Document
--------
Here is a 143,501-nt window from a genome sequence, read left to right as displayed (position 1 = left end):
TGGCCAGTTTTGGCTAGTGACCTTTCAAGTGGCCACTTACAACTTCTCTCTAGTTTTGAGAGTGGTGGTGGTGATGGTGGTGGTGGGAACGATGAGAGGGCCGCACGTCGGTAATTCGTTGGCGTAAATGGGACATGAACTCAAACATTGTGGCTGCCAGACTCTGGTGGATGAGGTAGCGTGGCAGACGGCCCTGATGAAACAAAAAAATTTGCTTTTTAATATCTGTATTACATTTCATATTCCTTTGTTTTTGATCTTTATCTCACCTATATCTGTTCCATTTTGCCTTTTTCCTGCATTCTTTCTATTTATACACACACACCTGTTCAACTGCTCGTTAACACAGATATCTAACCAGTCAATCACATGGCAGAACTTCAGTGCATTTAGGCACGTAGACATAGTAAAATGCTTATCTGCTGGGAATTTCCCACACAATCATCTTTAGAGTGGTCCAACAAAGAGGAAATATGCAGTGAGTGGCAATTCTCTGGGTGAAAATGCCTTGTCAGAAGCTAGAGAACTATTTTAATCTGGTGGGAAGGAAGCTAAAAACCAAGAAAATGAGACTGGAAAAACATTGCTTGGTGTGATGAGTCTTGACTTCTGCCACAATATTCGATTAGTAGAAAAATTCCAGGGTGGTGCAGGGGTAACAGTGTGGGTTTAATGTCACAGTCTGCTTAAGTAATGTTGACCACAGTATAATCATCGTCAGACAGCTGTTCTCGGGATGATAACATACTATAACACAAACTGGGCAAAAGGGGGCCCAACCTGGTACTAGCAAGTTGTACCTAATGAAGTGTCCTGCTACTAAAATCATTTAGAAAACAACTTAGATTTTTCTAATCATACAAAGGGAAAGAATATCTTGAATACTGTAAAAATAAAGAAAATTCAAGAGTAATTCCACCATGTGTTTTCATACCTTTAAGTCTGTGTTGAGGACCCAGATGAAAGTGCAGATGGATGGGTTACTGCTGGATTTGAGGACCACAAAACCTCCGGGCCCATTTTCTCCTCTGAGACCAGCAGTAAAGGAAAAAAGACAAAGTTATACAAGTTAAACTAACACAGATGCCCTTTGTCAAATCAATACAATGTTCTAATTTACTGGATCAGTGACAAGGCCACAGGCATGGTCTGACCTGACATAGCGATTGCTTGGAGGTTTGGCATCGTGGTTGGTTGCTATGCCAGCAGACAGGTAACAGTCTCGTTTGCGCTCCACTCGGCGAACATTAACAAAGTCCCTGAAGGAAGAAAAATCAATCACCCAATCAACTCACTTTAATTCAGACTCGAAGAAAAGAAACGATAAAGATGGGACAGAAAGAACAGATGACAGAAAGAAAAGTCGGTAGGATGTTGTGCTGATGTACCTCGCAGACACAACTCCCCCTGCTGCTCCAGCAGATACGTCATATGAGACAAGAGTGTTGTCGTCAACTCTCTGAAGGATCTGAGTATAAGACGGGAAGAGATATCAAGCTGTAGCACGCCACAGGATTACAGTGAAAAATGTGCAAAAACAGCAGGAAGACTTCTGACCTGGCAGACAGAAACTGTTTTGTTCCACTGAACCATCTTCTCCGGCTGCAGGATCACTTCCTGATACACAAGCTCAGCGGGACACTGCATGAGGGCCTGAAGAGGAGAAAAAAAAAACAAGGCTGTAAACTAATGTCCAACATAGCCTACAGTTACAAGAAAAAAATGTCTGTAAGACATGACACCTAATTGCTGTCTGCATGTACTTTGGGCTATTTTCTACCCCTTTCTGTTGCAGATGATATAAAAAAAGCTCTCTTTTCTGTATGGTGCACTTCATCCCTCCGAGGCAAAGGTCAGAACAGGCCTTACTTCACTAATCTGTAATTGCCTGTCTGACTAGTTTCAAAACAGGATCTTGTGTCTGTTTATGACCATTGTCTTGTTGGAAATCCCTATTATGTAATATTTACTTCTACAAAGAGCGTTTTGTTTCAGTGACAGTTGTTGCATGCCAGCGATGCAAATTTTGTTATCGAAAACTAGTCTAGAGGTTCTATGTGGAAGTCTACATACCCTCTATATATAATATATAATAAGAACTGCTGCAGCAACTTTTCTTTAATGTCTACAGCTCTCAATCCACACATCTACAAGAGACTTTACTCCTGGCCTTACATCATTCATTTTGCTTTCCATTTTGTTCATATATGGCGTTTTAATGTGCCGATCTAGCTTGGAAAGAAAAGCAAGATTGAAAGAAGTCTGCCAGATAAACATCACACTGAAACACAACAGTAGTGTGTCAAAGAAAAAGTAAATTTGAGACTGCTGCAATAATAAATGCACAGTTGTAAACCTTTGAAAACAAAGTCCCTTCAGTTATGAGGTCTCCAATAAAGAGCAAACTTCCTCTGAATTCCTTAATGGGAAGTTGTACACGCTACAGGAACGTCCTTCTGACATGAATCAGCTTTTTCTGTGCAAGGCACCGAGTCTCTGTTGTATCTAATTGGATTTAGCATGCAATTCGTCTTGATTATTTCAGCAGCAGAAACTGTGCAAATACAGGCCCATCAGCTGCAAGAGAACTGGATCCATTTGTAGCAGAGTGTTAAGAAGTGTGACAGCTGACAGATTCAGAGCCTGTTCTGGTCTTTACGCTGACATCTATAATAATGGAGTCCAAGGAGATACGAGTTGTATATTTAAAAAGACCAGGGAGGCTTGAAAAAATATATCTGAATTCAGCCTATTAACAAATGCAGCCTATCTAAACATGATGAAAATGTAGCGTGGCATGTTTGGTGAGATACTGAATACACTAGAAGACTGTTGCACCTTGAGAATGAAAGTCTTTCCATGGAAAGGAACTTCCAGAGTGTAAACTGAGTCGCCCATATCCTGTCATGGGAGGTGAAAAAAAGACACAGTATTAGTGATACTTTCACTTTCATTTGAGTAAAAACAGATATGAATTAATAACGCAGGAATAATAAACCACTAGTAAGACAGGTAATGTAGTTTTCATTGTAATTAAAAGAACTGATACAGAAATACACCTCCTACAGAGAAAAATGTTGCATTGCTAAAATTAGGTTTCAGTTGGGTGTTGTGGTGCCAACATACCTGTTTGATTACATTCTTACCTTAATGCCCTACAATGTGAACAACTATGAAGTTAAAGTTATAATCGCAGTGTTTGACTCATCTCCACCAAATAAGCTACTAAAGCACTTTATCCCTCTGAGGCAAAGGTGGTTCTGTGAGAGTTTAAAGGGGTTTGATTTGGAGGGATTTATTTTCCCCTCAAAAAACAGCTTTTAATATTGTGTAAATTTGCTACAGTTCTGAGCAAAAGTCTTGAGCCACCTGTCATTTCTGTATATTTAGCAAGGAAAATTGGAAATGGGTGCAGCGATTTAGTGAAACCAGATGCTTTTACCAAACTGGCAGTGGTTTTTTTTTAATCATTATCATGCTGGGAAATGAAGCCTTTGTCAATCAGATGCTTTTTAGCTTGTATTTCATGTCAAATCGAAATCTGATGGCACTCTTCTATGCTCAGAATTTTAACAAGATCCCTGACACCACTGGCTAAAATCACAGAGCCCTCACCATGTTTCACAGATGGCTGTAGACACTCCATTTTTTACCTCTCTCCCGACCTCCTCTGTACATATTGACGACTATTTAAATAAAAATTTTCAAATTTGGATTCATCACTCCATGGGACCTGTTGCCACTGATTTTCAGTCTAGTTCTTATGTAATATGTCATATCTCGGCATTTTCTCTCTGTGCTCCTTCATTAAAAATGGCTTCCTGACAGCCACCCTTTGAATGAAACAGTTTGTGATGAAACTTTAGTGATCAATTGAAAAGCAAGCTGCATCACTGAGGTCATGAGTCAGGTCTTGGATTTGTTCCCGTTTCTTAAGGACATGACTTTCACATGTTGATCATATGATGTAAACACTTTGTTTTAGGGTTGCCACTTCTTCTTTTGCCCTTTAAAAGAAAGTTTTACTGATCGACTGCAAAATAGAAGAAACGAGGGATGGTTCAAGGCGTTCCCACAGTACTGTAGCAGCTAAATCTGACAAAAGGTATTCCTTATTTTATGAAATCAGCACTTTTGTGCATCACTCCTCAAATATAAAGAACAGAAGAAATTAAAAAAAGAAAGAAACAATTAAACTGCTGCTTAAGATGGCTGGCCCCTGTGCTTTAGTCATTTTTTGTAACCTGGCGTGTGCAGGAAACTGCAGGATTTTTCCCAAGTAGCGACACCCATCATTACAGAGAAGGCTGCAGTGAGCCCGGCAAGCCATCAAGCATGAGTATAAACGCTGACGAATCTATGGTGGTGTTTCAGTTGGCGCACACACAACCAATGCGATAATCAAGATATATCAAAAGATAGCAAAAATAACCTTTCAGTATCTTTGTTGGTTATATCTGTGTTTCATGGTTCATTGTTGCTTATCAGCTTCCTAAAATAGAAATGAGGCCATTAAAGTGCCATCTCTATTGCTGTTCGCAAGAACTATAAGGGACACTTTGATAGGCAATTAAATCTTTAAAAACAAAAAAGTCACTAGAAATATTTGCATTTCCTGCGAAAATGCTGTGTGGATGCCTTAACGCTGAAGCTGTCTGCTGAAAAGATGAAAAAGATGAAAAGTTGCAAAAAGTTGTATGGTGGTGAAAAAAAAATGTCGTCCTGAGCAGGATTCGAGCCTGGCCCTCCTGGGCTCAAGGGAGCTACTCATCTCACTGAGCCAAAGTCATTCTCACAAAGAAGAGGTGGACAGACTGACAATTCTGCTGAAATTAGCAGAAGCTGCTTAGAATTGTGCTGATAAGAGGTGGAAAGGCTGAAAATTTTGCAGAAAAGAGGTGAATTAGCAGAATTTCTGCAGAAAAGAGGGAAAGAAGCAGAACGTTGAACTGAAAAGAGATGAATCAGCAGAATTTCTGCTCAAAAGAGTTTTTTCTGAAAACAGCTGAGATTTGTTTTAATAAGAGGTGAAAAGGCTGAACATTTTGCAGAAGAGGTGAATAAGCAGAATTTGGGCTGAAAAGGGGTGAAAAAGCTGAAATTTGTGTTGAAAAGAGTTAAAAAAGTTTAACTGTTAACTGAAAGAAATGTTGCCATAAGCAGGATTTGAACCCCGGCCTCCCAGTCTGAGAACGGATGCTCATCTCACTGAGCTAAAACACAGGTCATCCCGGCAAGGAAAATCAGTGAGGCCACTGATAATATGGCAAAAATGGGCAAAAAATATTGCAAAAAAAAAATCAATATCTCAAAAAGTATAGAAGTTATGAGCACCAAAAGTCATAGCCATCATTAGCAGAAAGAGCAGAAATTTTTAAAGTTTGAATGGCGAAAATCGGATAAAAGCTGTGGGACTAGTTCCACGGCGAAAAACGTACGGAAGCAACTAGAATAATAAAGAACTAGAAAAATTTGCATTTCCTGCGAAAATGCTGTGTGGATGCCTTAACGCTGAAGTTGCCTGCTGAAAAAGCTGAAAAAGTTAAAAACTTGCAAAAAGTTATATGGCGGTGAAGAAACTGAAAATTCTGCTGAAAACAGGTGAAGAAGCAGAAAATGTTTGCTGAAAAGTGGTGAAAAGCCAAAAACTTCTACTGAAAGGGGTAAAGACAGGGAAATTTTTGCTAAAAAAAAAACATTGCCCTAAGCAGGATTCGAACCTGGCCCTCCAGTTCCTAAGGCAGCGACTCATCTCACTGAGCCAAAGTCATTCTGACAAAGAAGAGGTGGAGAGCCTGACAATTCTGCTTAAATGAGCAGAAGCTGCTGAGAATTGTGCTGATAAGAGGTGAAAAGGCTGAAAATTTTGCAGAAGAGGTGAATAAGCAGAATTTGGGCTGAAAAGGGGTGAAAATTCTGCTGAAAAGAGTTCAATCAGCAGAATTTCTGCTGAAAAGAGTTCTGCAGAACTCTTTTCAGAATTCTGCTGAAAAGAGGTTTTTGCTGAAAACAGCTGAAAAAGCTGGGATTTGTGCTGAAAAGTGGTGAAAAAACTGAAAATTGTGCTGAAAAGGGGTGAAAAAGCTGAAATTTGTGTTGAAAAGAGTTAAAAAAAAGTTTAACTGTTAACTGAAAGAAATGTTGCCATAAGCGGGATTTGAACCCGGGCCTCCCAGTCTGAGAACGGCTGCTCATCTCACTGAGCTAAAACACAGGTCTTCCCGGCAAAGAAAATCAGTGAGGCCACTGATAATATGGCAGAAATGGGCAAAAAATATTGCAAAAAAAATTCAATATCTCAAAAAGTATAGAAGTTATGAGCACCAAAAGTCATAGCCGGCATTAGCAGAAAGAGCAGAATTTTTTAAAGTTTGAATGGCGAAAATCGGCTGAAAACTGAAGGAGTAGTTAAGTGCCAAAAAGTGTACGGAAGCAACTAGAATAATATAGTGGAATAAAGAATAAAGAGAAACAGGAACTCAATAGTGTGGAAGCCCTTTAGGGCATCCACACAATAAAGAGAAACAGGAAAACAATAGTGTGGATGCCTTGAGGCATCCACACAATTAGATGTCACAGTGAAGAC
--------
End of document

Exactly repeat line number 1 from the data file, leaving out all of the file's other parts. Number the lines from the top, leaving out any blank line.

Here is a 143,501-nt window from a genome sequence, read left to right as displayed (position 1 = left end):